Dawkins’ atheistic arguments are weak, Oxford prof says
NEW ORLEANS (BP)--The latest book by evolutionary biologist Richard Dawkins, “The God Delusion,” is an attempt to shore up the faith of atheists, Oxford theologian Alister McGrath said at a meeting of the Evangelical Philosophical Society at New Orleans Baptist Theological Seminary.
The event was co-sponsored by the seminary’s theological and historical studies division and held in tandem with the Greer-Heard Point-Counterpoint Forum.
“I believe Dawkins’ book was really written to persuade atheists that their faith is still valid,” McGrath, professor of historical theology and senior research fellow at Oxford University’s Harris Manchester College, said Feb. 23.
Dawkins, whose other well-known writings include “The Selfish Gene” and “The Blind Watchmaker,” promotes an evolutionary view of nature that excludes any notion of God. McGrath said Dawkins’ work has become increasingly crusading and anti-religious.
McGrath read a portion of The God Delusion in which Dawkins says he hopes “religious readers who open it will be atheists when they put it down.”
“Dawkins’ assertion that science disproves God is not right. The evidence isn’t there and his argument is weak,” said McGrath, who holds doctorates in molecular biophysics and Christian theology.
A former atheist, McGrath has written extensively on the subjects of theology and science and on atheism grounded in the natural sciences. McGrath’s response to Dawkins, titled “The Dawkins Delusion: Atheist Fundamentalism and the Denial of the Divine,” soon will be released in the United States.
McGrath said Dawkins attempts to build a case on five points: belief in God is irrational; science disproves God; faith can be explained on scientific grounds; religion gives an impoverished view of the universe; and belief in God leads to violence.
Dawkins dismisses belief in God as infantile and akin to believing in the tooth fairy, but McGrath noted that people do not begin believing in the tooth fairy in adulthood whereas many people have come to faith in God as adults.
Atheism and theism are both faiths and neither can prove their position with 100 percent certainty through the natural sciences, McGrath said. Science does not necessitate atheism or theism, and the question of God’s existence must be resolved through other means, he said.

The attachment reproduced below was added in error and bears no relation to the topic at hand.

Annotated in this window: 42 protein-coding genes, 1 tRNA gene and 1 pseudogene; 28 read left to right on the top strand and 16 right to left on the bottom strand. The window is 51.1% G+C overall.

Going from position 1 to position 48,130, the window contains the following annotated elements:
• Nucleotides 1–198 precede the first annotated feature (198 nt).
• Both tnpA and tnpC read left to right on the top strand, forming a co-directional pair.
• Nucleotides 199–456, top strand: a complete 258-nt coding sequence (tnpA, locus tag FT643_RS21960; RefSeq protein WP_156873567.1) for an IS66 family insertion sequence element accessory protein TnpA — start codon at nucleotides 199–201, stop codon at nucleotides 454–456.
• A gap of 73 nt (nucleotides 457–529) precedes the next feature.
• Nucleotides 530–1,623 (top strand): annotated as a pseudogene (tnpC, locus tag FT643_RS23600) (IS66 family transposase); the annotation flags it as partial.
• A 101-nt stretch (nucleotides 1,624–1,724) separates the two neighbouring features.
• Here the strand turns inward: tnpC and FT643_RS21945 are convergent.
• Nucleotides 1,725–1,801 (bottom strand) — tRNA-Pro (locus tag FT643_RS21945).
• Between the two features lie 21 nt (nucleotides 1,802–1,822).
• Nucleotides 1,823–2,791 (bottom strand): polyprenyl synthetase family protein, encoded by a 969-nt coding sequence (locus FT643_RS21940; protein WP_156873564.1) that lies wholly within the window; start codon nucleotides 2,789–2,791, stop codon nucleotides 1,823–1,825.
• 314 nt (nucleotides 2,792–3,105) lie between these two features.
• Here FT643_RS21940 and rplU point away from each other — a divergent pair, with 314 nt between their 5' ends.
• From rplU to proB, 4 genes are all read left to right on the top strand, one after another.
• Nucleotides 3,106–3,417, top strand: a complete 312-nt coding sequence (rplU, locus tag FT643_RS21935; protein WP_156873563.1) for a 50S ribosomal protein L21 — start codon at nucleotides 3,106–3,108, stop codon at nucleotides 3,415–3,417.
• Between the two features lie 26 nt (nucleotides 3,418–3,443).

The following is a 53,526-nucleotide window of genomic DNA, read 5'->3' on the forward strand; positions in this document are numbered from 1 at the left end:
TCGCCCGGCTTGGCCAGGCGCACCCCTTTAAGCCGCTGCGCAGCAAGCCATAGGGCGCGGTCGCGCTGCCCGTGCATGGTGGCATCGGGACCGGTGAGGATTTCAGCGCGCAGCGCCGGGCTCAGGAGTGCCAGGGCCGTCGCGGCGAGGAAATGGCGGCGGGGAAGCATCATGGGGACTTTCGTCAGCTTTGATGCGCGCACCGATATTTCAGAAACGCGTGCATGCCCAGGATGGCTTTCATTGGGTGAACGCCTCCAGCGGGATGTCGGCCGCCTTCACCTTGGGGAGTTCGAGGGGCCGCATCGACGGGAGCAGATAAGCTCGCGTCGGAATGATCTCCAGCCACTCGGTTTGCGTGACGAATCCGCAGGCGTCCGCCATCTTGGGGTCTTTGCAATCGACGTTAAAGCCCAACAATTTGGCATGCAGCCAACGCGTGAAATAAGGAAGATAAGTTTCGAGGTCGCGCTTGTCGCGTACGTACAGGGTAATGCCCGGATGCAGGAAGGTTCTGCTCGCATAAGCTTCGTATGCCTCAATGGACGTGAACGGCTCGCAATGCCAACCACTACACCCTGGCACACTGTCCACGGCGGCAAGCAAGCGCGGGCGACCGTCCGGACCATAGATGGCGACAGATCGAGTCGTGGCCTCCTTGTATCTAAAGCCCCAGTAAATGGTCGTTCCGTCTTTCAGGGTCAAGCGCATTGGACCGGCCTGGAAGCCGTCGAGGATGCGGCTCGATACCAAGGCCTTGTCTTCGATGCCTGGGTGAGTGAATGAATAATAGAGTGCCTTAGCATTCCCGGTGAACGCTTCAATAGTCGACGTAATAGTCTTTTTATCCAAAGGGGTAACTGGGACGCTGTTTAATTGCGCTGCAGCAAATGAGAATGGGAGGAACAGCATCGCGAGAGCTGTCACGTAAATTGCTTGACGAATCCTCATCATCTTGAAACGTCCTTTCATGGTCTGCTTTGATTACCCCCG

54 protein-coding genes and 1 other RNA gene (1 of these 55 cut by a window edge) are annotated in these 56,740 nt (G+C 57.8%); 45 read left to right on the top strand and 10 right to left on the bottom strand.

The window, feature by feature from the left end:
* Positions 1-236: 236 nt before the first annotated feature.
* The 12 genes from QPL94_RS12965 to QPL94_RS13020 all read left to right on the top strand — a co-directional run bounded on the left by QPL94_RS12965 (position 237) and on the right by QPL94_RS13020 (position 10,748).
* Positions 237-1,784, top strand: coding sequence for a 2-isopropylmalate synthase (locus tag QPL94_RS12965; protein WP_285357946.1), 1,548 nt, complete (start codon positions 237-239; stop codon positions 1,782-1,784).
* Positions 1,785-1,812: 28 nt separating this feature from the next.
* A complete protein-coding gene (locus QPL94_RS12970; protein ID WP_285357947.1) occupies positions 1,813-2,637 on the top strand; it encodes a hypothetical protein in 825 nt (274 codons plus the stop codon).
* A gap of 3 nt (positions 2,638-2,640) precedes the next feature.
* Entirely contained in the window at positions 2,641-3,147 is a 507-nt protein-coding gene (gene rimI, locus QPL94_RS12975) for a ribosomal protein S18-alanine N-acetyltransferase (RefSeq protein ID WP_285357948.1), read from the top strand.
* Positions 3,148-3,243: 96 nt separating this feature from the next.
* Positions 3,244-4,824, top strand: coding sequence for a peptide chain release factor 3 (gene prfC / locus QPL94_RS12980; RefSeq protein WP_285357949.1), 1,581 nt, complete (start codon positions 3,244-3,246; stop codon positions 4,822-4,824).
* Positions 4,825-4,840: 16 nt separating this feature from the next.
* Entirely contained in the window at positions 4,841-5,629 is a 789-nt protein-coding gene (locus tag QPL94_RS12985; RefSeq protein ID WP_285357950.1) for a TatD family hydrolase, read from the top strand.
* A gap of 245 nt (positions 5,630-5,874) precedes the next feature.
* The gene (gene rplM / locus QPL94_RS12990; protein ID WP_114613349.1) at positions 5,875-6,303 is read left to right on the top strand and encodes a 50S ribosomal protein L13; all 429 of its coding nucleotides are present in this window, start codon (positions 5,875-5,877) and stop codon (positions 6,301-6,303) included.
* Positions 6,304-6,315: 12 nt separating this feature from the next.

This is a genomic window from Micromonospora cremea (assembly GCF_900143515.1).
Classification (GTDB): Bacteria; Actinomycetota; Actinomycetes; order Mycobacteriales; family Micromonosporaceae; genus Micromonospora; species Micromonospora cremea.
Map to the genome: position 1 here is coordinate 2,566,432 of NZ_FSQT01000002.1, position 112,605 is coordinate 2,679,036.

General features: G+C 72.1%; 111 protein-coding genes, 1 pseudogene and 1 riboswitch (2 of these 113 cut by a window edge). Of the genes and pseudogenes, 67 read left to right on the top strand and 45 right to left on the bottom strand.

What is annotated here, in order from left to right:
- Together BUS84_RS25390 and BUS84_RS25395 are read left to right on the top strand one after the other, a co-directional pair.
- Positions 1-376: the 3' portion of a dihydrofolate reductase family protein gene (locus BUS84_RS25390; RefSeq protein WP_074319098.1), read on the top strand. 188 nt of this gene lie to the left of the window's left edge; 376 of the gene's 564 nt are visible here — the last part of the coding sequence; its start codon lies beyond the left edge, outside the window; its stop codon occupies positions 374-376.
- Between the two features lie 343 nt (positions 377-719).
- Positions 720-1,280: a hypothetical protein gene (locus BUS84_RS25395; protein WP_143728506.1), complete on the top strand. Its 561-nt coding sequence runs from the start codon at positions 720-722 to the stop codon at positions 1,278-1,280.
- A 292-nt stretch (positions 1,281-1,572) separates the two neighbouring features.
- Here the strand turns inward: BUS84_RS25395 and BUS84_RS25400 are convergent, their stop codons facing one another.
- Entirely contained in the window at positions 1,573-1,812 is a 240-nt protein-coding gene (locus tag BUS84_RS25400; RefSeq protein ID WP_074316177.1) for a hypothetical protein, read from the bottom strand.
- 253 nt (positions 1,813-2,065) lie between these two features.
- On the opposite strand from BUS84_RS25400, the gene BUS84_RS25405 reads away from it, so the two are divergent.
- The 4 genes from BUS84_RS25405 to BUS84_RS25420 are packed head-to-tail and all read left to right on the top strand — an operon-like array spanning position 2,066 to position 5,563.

McGrath cited the late C.S. Lewis, a renowned apologist who pondered which worldview makes the most sense of what can be observed and experienced in the world.
“I believe in Christianity as I believe that the Sun has risen, not only because I see it, but because by it I see everything else,” Lewis wrote in “The Weight of Glory.”
Dawkins’ claim that science proves there is no God is implausible in light of the significant number of Christian scientists, McGrath said, adding that even Dawkins admits Darwinian evolution is subject to revision as new facts come to light. This shows the provisional nature of scientific knowledge, McGrath said.
“If the sciences are inferential in their methodology and hence provisional in their conclusions, how can Dawkins present atheism as the certain outcome of the scientific project?” McGrath asked.
To Dawkins, belief in God is a projection of human longings and a type of wish-fulfillment, McGrath said. Such an argument works against atheism as well, he added, since an atheist wishes there is no God and therefore believes there is no God.
Dawkins concludes that belief in God is caused by “a virus of the mind,” McGrath said. With no observational evidence for mind viruses, McGrath countered that atheism also could be attributed to a virus of the mind.
“Dawkins ends up making the totally subjective, unscientific argument that his own beliefs are not viruses, but those he dislikes are,” McGrath said.
Rather than the puny, medieval universe Dawkins claims Christians embrace, McGrath said Christians see a majestic creation pointing to a majestic Creator. Christians can appreciate both the beauty of the earth and the mathematical models that describe it, McGrath said.
As a native of Northern Ireland, McGrath acknowledged the violence carried out in God’s name but also pointed to the crimes against humanity committed by the atheist Joseph Stalin. Violence is not a religious issue but a human nature issue and shows the need for redemption and transformation, McGrath said.
“As Christians, we can respond with confidence to The God Delusion that Dawkins’ arguments are weak, unsupported by evidence, and tell us more about the condition of present-day atheism than about faith in God,” McGrath said.